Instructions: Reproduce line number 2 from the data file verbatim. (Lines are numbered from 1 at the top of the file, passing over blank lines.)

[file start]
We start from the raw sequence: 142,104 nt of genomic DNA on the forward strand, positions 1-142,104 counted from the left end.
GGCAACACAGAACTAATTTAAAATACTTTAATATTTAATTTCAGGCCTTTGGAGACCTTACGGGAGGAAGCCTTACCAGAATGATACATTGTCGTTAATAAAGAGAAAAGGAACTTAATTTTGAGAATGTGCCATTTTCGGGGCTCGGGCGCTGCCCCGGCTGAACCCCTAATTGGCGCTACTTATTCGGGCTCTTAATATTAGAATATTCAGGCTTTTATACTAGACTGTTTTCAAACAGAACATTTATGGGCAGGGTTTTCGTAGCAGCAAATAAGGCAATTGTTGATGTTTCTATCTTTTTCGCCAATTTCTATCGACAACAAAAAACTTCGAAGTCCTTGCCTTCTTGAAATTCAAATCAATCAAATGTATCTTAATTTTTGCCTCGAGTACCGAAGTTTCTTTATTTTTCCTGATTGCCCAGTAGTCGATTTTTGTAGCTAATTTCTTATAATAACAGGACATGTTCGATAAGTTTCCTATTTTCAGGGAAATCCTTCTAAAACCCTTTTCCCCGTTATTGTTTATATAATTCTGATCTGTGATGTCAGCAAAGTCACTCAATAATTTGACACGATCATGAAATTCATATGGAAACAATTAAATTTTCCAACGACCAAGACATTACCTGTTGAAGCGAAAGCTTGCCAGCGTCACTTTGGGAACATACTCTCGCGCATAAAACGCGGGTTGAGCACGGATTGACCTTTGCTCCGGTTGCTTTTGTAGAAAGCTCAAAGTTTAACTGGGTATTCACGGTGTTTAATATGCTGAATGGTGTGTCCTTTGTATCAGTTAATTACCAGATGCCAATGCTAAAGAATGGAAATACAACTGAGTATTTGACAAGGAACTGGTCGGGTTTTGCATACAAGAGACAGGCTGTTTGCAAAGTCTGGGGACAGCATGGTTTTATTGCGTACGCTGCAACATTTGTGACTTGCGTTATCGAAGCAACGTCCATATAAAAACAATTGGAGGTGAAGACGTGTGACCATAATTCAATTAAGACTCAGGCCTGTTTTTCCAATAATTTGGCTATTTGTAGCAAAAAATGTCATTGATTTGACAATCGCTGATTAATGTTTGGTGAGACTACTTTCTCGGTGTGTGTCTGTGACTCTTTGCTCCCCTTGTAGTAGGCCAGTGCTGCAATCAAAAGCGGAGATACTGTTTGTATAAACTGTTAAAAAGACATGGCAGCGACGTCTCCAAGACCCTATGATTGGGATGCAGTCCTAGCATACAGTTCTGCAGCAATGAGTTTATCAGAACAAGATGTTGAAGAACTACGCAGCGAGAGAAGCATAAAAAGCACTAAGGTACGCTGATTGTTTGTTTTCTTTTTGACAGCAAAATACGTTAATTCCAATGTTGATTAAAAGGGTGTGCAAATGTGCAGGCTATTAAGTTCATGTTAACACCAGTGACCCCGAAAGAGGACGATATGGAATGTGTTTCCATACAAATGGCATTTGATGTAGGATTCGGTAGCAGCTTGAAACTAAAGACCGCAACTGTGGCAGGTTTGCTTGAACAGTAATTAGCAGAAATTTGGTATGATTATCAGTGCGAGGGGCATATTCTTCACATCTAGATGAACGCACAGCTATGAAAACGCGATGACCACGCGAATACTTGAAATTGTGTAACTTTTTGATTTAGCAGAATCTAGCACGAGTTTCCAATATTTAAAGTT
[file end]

GGCAACACAGAACTAATTTAAAATACTTTAATATTTAATTTCAGGCCTTTGGAGACCTTACGGGAGGAAGCCTTACCAGAATGATACATTGTCGTTAATAAAGAGAAAAGGAACTTAATTTTGAGAATGTGCCATTTTCGGGGCTCGGGCGCTGCCCCGGCTGAACCCCTAATTGGCGCTACTTATTCGGGCTCTTAATATTAGAATATTCAGGCTTTTATACTAGACTGTTTTCAAACAGAACATTTATGGGCAGGGTTTTCGTAGCAGCAAATAAGGCAATTGTTGATGTTTCTATCTTTTTCGCCAATTTCTATCGACAACAAAAAACTTCGAAGTCCTTGCCTTCTTGAAATTCAAATCAATCAAATGTATCTTAATTTTTGCCTCGAGTACCGAAGTTTCTTTATTTTTCCTGATTGCCCAGTAGTCGATTTTTGTAGCTAATTTCTTATAATAACAGGACATGTTCGATAAGTTTCCTATTTTCAGGGAAATCCTTCTAAAACCCTTTTCCCCGTTATTGTTTATATAATTCTGATCTGTGATGTCAGCAAAGTCACTCAATAATTTGACACGATCATGAAATTCATATGGAAACAATTAAATTTTCCAACGACCAAGACATTACCTGTTGAAGCGAAAGCTTGCCAGCGTCACTTTGGGAACATACTCTCGCGCATAAAACGCGGGTTGAGCACGGATTGACCTTTGCTCCGGTTGCTTTTGTAGAAAGCTCAAAGTTTAACTGGGTATTCACGGTGTTTAATATGCTGAATGGTGTGTCCTTTGTATCAGTTAATTACCAGATGCCAATGCTAAAGAATGGAAATACAACTGAGTATTTGACAAGGAACTGGTCGGGTTTTGCATACAAGAGACAGGCTGTTTGCAAAGTCTGGGGACAGCATGGTTTTATTGCGTACGCTGCAACATTTGTGACTTGCGTTATCGAAGCAACGTCCATATAAAAACAATTGGAGGTGAAGACGTGTGACCATAATTCAATTAAGACTCAGGCCTGTTTTTCCAATAATTTGGCTATTTGTAGCAAAAAATGTCATTGATTTGACAATCGCTGATTAATGTTTGGTGAGACTACTTTCTCGGTGTGTGTCTGTGACTCTTTGCTCCCCTTGTAGTAGGCCAGTGCTGCAATCAAAAGCGGAGATACTGTTTGTATAAACTGTTAAAAAGACATGGCAGCGACGTCTCCAAGACCCTATGATTGGGATGCAGTCCTAGCATACAGTTCTGCAGCAATGAGTTTATCAGAACAAGATGTTGAAGAACTACGCAGCGAGAGAAGCATAAAAAGCACTAAGGTACGCTGATTGTTTGTTTTCTTTTTGACAGCAAAATACGTTAATTCCAATGTTGATTAAAAGGGTGTGCAAATGTGCAGGCTATTAAGTTCATGTTAACACCAGTGACCCCGAAAGAGGACGATATGGAATGTGTTTCCATACAAATGGCATTTGATGTAGGATTCGGTAGCAGCTTGAAACTAAAGACCGCAACTGTGGCAGGTTTGCTTGAACAGTAATTAGCAGAAATTTGGTATGATTATCAGTGCGAGGGGCATATTCTTCACATCTAGATGAACGCACAGCTATGAAAACGCGATGACCACGCGAATACTTGAAATTGTGTAACTTTTTGATTTAGCAGAATCTAGCACGAGTTTCCAATATTTAAAGTT